According to recently released statistics, Dr. Mario World is Nintendo's least successful mobile game.
Since they ventured into the world of mobile gaming, Nintendo has found remarkable success. Between Fire Emblem Heroes, Animal Crossing: Pocket Camp, and Dragalia Lost, they've established themselves as one of the best app makers on the market. Unfortunately, their latest mobile title hasn't been nearly as successful as these past releases, both critically and commercially.
Dr. Mario World didn't exactly light the world on fire when it launched, and some reviews have been decidedly negative. Not only have reviews been less than stellar, but the first month's revenue is by far the worst ever seen by a Nintendo mobile title. In fact, the second lowest earner, Animal Crossing: Pocket Camp, still pulled in nearly ten times as much cash as Dr. Mario World did when it first released.
So, what happened? Why is this game doing so poorly on the market? It all comes down to one thing: monetization technique.
Nintendo's previous titles all dealt with monetization in different ways. Super Mario Run, for example, was a pay to purchase title. Fire Emblem Heroes, Animal Crossing: Pocket Camp, and Dragalia Lost all offered microtransactions in a fair way, such as purchasing new characters or cosmetic items. Dr. Mario World, however, wants you to pay to keep playing the game. Just like all the other titles in this genre, such as Candy Crush, once you run out of 'Hearts', you need to either purchase more to continue playing, or wait a half hour for one to regenerate. You can also purchase power ups to make the levels easier. It's something players aren't excited to spend money on, and they will simply walk away from the game when they can no longer play.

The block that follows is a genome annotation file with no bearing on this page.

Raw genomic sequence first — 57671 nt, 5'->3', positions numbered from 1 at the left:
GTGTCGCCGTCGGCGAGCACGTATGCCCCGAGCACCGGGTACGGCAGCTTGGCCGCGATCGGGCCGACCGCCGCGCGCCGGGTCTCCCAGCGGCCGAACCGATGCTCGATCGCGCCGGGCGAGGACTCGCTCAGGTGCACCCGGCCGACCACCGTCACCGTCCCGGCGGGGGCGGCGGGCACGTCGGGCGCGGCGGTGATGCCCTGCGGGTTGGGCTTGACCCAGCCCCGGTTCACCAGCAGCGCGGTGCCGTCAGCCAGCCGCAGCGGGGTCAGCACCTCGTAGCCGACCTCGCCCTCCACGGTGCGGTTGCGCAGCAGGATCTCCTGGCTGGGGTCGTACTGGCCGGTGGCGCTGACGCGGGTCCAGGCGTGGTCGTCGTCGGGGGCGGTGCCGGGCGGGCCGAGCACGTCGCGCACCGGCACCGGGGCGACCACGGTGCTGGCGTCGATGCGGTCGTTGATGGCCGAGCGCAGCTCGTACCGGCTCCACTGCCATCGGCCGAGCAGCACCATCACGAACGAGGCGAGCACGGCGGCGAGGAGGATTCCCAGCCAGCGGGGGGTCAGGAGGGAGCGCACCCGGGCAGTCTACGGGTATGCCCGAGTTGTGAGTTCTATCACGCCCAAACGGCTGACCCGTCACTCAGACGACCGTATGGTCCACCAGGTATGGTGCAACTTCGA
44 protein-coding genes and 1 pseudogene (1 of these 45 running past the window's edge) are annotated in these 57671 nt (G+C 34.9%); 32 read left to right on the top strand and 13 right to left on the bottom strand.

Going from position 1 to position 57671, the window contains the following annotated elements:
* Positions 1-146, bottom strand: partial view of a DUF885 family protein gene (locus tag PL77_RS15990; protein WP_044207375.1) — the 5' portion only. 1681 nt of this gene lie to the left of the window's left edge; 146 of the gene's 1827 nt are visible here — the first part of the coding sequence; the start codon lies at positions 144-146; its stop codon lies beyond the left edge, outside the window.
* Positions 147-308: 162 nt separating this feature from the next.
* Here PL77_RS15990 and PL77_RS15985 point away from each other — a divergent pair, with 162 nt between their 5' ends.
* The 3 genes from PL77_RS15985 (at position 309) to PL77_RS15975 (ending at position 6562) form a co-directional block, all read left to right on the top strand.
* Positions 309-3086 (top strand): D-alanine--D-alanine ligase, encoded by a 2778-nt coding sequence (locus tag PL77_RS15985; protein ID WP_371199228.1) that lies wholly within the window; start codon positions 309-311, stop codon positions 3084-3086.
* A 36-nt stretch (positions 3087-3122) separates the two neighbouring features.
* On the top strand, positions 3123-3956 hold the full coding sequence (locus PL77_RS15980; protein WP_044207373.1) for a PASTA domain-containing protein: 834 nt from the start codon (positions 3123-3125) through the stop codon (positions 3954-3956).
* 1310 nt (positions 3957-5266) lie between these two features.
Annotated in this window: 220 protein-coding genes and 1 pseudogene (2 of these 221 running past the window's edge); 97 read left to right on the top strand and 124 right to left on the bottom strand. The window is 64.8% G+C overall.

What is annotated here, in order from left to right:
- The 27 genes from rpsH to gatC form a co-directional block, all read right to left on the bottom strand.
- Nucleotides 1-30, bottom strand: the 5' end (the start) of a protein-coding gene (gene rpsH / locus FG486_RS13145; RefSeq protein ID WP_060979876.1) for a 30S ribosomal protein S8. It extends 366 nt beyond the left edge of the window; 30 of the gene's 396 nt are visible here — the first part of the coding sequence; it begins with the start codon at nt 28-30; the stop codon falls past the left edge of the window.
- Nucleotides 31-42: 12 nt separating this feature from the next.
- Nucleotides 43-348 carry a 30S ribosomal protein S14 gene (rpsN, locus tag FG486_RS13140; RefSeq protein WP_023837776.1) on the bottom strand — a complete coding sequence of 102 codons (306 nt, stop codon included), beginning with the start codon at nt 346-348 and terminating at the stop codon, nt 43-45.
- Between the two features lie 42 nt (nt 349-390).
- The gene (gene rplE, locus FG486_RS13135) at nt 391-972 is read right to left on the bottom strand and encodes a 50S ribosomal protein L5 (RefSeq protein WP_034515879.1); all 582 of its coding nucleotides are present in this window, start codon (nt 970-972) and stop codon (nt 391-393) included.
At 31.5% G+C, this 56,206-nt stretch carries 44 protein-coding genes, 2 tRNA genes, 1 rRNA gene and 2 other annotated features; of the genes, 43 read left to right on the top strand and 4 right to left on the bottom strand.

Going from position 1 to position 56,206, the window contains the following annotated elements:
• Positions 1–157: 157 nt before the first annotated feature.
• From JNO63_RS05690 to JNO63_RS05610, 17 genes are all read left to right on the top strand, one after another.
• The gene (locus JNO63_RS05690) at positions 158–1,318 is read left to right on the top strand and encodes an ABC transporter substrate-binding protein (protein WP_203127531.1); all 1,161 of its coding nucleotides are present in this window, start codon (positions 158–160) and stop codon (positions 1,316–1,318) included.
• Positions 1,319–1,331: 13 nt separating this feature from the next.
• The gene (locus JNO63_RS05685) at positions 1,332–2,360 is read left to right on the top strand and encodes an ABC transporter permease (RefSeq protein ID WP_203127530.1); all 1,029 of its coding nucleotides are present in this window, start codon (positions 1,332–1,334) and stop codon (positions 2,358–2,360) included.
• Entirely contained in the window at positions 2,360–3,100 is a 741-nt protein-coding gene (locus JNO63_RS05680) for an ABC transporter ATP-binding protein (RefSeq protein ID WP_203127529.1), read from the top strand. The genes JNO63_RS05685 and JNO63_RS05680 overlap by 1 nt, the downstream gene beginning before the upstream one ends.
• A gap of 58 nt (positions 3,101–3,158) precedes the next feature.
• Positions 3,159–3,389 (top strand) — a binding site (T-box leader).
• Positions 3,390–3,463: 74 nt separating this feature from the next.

This monetization scheme is nothing new, it's been happening in the mobile gaming world for years. Nintendo is only now falling prey to it, and thankfully it doesn't seem to be working out in their favor.
Another possible issue is that the game doesn't offer anything truly unique to mobile gamers. This sort of puzzle game is saturated on the market, and if a player runs out of lives they can just go play one of the other games instead of spending money to continue playing Dr. Mario World. Only die-hard fans will break open their wallet and buy some 'Hearts' or power ups.
Let's hope Nintendo chooses different ways to monetize their games moving forward, as most people are tired of seeing this method used to separate players from their money. We have faith that they will continue to craft great games, and we can't wait to see what they have in store next.